Czechs to deport Iraqi Christians

On Sunday, the Czech Republic decided to deport a group of Iraqi Christians who were attempting to move to Germany.

ERBIL, Kurdistan Region (Kurdistan24) – On Sunday, the Czech Republic decided to deport a group of Iraqi Christians who were attempting to move to Germany.

Twenty-five Iraqi Christians in Czech took a bus to Germany. After passing the Czech border, they were stopped by German police who were asked to return them where they come from, CTK news agency reported.

Previously, Prague agreed to accommodate 153 Christian refugees who fled from different parts of Iraq due to the threat of the Islamic State (IS) attacks, but only 89 have arrived in the country. The rest have been waiting in the Kurdistan Region and Lebanon refugee camps to be transported to Czech later, but this decision has currently been halted.

According to Czech Interior Minister Milan Chovanec, the 25 Iraqis have abused the goodwill and generosity of Czech citizens and government. Therefore, they will be returned to Iraq. Police have set a week deadline for the group to leave the country, according to CTK.

Khalid Jamal Albert, General Director of Christian Affairs in the Kurdistan Regional Government (KRG)'s Ministry of Endowments and Religious Affairs, told Kurdistan24 that they are not aware of this decision and have not been informed.

"Over 200,000 Christians have left Iraq and the Kurdistan Region. They have moved to different countries by using legal and illegal routes…We can’t prevent them from moving out because it is their right," Albert said.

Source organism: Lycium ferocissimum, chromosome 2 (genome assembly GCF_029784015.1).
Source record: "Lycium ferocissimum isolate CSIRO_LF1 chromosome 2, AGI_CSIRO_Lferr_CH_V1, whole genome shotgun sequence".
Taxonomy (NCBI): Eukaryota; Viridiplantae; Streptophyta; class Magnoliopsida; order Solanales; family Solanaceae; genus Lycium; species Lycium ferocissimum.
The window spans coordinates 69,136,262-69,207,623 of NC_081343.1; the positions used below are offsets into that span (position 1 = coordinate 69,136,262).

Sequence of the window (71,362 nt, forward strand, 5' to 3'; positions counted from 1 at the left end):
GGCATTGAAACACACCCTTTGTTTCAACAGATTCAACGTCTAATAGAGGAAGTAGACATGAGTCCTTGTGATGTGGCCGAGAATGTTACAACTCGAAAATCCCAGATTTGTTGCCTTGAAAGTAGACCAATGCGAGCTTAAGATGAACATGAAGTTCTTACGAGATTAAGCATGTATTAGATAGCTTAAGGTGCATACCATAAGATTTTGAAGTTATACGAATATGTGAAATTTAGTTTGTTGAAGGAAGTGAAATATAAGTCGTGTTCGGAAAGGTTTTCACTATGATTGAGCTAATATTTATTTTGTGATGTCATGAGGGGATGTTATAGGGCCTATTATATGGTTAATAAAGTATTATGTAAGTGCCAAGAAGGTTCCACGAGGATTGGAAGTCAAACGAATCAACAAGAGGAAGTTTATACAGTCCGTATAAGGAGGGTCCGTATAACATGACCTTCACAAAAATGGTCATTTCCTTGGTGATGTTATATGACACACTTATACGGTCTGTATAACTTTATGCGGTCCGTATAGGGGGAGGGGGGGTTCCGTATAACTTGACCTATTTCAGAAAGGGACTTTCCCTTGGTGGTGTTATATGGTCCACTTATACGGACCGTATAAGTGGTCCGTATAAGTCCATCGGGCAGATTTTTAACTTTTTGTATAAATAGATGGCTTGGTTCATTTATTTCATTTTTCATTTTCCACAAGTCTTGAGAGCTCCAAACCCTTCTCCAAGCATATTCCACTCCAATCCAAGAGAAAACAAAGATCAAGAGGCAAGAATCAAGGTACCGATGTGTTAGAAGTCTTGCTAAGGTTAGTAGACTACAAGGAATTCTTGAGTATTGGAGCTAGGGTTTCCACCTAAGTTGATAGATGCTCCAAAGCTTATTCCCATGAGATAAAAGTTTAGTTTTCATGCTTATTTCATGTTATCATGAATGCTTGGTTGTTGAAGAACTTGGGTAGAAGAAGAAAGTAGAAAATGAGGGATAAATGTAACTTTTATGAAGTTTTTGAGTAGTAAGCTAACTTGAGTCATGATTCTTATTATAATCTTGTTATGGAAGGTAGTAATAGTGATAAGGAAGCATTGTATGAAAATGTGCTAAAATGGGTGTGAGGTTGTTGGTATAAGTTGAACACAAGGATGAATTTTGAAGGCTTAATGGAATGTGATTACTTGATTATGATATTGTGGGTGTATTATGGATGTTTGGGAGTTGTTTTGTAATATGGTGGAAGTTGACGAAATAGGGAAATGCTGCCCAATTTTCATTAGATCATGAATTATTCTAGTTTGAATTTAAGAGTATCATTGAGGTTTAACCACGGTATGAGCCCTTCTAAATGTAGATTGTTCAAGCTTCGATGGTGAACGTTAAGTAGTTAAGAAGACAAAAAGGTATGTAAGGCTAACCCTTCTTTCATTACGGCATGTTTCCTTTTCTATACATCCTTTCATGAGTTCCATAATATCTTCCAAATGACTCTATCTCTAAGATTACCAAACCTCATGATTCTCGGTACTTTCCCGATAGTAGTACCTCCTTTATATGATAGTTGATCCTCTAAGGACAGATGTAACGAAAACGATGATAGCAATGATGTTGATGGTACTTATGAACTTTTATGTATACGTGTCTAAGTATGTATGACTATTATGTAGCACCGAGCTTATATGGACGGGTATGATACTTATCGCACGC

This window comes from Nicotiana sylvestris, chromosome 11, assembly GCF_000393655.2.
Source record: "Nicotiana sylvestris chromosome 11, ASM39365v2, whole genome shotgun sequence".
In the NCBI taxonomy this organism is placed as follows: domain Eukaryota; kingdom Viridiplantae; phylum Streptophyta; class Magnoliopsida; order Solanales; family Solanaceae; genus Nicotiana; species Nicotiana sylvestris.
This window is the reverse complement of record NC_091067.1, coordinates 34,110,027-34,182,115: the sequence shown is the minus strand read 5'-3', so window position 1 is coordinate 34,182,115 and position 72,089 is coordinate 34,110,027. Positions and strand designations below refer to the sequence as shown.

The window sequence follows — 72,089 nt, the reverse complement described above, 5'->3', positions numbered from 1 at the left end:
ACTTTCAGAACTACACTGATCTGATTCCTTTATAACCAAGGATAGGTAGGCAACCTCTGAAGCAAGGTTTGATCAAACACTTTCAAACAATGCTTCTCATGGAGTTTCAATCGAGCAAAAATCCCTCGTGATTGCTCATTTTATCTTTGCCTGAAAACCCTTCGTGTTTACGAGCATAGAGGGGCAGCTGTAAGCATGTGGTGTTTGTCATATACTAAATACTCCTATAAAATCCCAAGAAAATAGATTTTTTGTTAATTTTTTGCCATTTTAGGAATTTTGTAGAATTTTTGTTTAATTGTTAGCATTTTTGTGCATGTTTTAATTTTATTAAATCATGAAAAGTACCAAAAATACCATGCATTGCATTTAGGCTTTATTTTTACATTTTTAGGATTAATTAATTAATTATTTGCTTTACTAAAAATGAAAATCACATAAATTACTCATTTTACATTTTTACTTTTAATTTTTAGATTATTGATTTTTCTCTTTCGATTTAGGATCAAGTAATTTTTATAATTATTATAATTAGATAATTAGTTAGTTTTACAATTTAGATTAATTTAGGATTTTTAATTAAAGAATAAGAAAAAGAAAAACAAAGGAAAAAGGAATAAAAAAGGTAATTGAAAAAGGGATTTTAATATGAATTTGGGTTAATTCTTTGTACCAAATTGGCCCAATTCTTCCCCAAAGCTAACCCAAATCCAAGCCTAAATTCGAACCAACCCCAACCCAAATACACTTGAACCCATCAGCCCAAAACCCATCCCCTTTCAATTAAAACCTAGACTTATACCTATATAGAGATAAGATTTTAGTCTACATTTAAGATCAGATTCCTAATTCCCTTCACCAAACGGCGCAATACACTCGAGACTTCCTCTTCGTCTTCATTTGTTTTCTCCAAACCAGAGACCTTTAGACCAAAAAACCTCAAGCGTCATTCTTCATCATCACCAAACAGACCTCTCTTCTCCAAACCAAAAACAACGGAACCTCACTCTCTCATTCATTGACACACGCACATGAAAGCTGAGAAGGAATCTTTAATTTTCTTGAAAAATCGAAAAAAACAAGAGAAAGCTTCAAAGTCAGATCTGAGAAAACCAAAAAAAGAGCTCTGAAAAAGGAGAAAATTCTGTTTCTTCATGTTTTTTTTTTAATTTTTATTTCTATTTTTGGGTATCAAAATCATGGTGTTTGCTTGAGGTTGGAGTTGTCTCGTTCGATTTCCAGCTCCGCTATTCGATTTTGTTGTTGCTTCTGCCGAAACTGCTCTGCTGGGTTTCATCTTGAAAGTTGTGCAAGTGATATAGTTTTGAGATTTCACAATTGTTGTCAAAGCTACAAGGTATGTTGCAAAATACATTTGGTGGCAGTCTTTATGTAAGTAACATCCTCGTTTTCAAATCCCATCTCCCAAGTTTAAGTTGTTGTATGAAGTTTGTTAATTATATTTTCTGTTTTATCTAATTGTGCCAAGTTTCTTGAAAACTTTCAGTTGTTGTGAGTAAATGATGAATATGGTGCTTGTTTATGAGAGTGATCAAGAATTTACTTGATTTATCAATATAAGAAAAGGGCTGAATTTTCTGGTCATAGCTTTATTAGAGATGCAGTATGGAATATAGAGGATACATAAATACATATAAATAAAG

Moreover, he mentioned that some of the Christians’ lives were not in danger, but they took advantage of the troubled situation of the Middle East and found it as an opportunity to move to Europe.

"UN and Europe are partially responsible for Christians who left Iraq and Kurdistan," he said. "They have not officially announced that they will not accept refugees from the beginning."

Additionally, the spokesperson of the KRG Ministry of Religious Affairs, Mariwan Naqshbandi, told Kurdistan24 that the ministry is not aware of Czech’s decision of deporting Iraqi Christians.

"Our ministry does not encourage people to immigrate…As far as I am aware, more than 40 Christian employees of our ministry have resigned from work to move abroad," Naqshbandi said.

"The seven-day deadline, which the Iraqi Christians got along with their passports, means they should arrange the return home," Chovanec said on his Twitter account.

Chovanec has asked Czech police to use all legal means so that the people who abused the favor of Czech are returned to Iraq.

He stated that it became a lesson for others not to break the law again and not to move to another Schengen country.


Reporting by Mewan Dolamari
Editing by Karzan Sulaivany and Ava Homa